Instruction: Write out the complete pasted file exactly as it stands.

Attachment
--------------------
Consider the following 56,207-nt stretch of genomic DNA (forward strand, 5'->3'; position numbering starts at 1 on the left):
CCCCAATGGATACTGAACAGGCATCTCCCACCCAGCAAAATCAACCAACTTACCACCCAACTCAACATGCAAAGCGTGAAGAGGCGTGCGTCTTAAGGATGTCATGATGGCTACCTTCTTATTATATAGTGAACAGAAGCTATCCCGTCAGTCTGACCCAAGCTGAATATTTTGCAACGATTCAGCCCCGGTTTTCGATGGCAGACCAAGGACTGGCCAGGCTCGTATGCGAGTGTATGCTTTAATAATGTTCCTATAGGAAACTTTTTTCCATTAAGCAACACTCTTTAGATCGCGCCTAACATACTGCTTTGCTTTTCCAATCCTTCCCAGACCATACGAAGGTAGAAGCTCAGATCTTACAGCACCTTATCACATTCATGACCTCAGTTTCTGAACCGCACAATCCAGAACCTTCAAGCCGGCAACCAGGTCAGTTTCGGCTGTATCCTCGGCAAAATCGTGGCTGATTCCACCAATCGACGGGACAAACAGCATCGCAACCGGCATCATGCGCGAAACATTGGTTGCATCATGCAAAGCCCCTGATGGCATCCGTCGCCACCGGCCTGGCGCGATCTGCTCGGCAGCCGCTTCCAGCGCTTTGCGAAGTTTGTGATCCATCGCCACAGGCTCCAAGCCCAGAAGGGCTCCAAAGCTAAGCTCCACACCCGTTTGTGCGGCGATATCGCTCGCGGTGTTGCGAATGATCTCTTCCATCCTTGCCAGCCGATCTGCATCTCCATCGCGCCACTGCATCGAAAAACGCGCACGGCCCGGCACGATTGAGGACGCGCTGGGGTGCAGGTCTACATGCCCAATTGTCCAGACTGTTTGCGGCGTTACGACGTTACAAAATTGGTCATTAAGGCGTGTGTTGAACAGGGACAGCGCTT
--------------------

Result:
Consider the following 56,207-nt stretch of genomic DNA (forward strand, 5'->3'; position numbering starts at 1 on the left):
CCCCAATGGATACTGAACAGGCATCTCCCACCCAGCAAAATCAACCAACTTACCACCCAACTCAACATGCAAAGCGTGAAGAGGCGTGCGTCTTAAGGATGTCATGATGGCTACCTTCTTATTATATAGTGAACAGAAGCTATCCCGTCAGTCTGACCCAAGCTGAATATTTTGCAACGATTCAGCCCCGGTTTTCGATGGCAGACCAAGGACTGGCCAGGCTCGTATGCGAGTGTATGCTTTAATAATGTTCCTATAGGAAACTTTTTTCCATTAAGCAACACTCTTTAGATCGCGCCTAACATACTGCTTTGCTTTTCCAATCCTTCCCAGACCATACGAAGGTAGAAGCTCAGATCTTACAGCACCTTATCACATTCATGACCTCAGTTTCTGAACCGCACAATCCAGAACCTTCAAGCCGGCAACCAGGTCAGTTTCGGCTGTATCCTCGGCAAAATCGTGGCTGATTCCACCAATCGACGGGACAAACAGCATCGCAACCGGCATCATGCGCGAAACATTGGTTGCATCATGCAAAGCCCCTGATGGCATCCGTCGCCACCGGCCTGGCGCGATCTGCTCGGCAGCCGCTTCCAGCGCTTTGCGAAGTTTGTGATCCATCGCCACAGGCTCCAAGCCCAGAAGGGCTCCAAAGCTAAGCTCCACACCCGTTTGTGCGGCGATATCGCTCGCGGTGTTGCGAATGATCTCTTCCATCCTTGCCAGCCGATCTGCATCTCCATCGCGCCACTGCATCGAAAAACGCGCACGGCCCGGCACGATTGAGGACGCGCTGGGGTGCAGGTCTACATGCCCAATTGTCCAGACTGTTTGCGGCGTTACGACGTTACAAAATTGGTCATTAAGGCGTGTGTTGAACAGGGACAGCGCTT